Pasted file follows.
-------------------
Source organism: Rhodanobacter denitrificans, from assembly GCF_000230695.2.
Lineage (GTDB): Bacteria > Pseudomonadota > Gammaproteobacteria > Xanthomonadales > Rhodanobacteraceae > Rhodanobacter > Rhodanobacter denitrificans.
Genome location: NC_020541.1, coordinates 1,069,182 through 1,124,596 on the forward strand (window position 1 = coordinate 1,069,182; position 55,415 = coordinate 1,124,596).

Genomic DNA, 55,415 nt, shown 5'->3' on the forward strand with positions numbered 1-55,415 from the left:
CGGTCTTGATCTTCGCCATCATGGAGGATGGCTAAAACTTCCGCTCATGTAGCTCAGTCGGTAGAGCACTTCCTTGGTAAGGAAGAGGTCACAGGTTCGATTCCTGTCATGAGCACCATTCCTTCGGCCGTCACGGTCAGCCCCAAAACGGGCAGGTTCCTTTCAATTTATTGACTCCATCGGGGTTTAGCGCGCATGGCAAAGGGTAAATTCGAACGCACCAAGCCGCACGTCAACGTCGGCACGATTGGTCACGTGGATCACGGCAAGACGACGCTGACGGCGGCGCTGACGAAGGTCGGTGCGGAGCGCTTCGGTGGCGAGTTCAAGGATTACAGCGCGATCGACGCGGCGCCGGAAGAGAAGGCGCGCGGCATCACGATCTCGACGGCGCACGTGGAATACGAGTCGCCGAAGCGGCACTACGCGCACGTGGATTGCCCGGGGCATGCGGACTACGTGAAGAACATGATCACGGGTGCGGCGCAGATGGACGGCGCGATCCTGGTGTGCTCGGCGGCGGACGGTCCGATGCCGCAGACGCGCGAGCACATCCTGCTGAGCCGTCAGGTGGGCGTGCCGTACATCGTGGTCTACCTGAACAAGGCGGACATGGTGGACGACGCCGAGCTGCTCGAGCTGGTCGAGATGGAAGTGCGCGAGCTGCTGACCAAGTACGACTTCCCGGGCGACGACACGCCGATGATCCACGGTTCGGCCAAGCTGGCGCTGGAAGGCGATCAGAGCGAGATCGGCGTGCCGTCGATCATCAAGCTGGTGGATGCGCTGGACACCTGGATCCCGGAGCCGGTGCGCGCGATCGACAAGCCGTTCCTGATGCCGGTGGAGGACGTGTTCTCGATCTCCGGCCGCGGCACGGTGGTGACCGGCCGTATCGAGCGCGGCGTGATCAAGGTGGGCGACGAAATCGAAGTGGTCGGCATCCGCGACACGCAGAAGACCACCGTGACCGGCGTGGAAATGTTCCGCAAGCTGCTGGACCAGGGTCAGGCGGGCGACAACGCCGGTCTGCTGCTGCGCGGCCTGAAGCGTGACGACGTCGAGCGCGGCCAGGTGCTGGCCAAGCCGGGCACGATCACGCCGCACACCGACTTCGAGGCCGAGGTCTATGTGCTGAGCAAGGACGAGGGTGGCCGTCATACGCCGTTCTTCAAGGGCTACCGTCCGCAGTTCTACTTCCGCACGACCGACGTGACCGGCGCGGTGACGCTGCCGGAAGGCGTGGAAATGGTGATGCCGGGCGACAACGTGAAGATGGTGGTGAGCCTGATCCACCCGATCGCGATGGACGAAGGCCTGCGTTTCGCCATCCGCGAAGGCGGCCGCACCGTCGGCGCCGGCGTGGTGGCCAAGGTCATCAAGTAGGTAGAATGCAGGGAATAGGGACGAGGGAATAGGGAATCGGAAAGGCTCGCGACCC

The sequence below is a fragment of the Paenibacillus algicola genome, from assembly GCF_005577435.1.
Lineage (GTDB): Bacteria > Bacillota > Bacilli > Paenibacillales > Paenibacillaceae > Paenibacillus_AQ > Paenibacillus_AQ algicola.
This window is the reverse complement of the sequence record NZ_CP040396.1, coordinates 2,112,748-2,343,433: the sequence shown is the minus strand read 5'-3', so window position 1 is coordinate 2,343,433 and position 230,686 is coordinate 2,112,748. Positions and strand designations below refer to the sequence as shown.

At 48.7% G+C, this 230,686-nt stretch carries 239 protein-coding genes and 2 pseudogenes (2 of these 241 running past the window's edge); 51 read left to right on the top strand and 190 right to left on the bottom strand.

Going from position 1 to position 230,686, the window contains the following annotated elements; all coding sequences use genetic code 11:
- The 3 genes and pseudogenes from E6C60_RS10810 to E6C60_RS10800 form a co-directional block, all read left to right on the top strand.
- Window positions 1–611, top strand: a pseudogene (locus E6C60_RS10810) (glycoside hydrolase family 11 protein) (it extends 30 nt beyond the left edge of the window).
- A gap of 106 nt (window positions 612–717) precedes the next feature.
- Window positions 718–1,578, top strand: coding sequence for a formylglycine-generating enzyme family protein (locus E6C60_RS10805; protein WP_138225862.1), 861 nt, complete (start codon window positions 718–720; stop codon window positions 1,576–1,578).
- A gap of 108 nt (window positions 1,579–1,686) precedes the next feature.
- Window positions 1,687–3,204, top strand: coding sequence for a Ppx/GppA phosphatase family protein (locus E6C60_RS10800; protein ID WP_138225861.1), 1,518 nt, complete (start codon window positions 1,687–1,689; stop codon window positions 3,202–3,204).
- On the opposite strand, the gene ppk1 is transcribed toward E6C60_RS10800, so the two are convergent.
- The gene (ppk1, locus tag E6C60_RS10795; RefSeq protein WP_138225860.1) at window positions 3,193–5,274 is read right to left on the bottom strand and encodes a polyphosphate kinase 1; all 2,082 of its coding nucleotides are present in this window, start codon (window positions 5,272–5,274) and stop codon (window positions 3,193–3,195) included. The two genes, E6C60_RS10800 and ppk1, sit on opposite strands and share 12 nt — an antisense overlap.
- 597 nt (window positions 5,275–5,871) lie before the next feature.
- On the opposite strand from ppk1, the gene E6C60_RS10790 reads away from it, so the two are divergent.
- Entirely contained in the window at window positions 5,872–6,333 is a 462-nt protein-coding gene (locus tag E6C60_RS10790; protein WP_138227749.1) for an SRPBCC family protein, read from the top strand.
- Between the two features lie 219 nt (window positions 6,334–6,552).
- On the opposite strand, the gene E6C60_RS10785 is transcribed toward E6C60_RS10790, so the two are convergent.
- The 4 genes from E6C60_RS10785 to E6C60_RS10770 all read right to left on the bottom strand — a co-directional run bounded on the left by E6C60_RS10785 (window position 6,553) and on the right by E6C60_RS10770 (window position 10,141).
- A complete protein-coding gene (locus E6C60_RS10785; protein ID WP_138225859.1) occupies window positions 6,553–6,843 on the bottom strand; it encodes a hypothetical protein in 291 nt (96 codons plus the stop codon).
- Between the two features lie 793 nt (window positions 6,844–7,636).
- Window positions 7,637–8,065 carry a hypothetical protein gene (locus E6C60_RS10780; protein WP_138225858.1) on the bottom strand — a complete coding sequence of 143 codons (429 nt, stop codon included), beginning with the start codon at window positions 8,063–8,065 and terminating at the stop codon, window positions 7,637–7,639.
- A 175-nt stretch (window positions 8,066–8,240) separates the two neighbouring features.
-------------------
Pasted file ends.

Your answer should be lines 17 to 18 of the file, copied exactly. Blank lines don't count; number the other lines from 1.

- On the opposite strand, the gene ppk1 is transcribed toward E6C60_RS10800, so the two are convergent.
- The gene (ppk1, locus tag E6C60_RS10795; RefSeq protein WP_138225860.1) at window positions 3,193–5,274 is read right to left on the bottom strand and encodes a polyphosphate kinase 1; all 2,082 of its coding nucleotides are present in this window, start codon (window positions 5,272–5,274) and stop codon (window positions 3,193–3,195) included. The two genes, E6C60_RS10800 and ppk1, sit on opposite strands and share 12 nt — an antisense overlap.